The Principles of Openness (Part 2)

The central squares

The central squares and those immediately surrounding them are of particular importance. The “center” of the board consists of the four squares: d4, e4, d5, e5. It is natural that these boxes are extremely important. Any piece placed in the center of the board has a greater chance of acting and is easily transferred to either wing. Sometimes it is spoken of a “widened center”, taking into account the square delimited by boxes c3, f3, c6 and f6. The pieces placed in the squares next to the center also have an active position and press on the center. We will examine the position of the game Ortega, R – Kortschnoj, V 0-1 of the International Tournament Memorial Capablanca, in Havana, 1963.

White’s dominance of the d5 square. Botvinnik completed the conquest of the central square d5 with special mastery. Let’s get to a position of the game Botvinnik, M – Lilienthal, A 1-0 (Moscow 1936).

Such a scheme of the distribution of the white forces (as we have seen in the Botvinnik-Lilienthal game, previously commented) is carried out in many cases and in different openings under the condition of a somewhat passive game by Black. Let’s see an example: Sokolsky, A – Strugach 1-0 (Championship of Belarus, 1959).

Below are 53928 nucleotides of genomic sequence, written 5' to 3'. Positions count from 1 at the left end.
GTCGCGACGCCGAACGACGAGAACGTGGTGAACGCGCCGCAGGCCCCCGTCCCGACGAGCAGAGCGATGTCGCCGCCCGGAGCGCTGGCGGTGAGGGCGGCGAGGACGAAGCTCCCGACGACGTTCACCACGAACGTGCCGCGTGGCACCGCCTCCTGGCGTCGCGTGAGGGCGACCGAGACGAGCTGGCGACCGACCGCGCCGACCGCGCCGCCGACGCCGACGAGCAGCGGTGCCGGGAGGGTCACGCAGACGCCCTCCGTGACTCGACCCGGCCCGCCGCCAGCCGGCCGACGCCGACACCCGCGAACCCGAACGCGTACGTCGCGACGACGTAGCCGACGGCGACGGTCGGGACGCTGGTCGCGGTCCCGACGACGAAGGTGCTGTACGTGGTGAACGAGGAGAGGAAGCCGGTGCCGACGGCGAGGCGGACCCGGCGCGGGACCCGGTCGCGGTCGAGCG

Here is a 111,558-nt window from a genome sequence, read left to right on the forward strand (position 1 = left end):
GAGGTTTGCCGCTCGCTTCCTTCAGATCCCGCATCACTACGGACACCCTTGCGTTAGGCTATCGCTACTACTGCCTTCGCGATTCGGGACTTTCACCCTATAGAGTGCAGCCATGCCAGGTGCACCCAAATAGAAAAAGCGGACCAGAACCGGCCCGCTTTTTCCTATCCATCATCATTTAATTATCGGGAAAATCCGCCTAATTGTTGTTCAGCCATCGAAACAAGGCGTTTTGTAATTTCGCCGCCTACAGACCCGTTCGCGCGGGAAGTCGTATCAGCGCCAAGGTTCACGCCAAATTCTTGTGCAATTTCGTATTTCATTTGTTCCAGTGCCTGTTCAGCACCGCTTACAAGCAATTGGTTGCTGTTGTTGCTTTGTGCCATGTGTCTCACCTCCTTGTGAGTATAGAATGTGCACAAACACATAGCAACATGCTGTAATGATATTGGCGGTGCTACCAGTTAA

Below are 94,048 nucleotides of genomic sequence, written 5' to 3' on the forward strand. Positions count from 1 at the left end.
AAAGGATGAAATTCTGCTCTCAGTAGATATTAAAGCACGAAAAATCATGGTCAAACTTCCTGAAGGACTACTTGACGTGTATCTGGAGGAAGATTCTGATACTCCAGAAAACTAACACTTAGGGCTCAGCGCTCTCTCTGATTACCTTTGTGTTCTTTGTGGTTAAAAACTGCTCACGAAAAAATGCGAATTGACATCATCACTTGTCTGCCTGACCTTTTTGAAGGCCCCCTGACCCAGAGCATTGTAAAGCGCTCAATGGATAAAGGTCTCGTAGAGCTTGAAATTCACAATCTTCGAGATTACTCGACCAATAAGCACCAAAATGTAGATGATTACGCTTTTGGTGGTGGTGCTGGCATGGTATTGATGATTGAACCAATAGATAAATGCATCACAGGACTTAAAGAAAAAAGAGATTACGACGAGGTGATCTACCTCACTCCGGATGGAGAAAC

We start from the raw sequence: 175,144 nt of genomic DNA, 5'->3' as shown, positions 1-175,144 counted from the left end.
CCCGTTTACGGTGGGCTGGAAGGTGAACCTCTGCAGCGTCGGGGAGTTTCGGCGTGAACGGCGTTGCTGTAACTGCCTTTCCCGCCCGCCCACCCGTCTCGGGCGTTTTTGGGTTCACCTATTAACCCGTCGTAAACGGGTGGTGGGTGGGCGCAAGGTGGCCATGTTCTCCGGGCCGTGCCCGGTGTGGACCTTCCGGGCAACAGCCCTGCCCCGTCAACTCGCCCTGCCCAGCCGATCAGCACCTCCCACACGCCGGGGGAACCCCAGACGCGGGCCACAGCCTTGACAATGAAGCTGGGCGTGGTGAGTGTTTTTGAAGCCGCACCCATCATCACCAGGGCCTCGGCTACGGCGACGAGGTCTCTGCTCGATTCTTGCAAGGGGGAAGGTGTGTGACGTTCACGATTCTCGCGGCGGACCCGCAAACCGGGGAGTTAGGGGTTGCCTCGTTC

Petrosian (white) took advantage of the d5 square for his pieces in the match against Kozma, played at the XIII Olympiad in 1958. Opening Peón Dama. Petrosian, T – Kozma, J 1-0.

Black domination of the d4 space. For black, box d4 is of equal importance to box d5 for white. But Black has a harder time pinning down his dominance, and they only do so sometimes by taking advantage of an inaccurate play by White in the opening. In the game Beni, A – Tal, M 0-1 (XIII Olympiad, Munich 1958).

The first player greatly weakened the d4 box in the opening. By occupying a square in the center, make sure that the piece can be kept in it. With special care every pawn movement must be meditated. Isn’t this giving a strategically important space to the enemy? Let’s see the position that was reached in the game Petrosian, T – Bronstein, D 0-1 (Amsterdam, 1956).

We will continue to study this topic in Part 3 of the opening principles.

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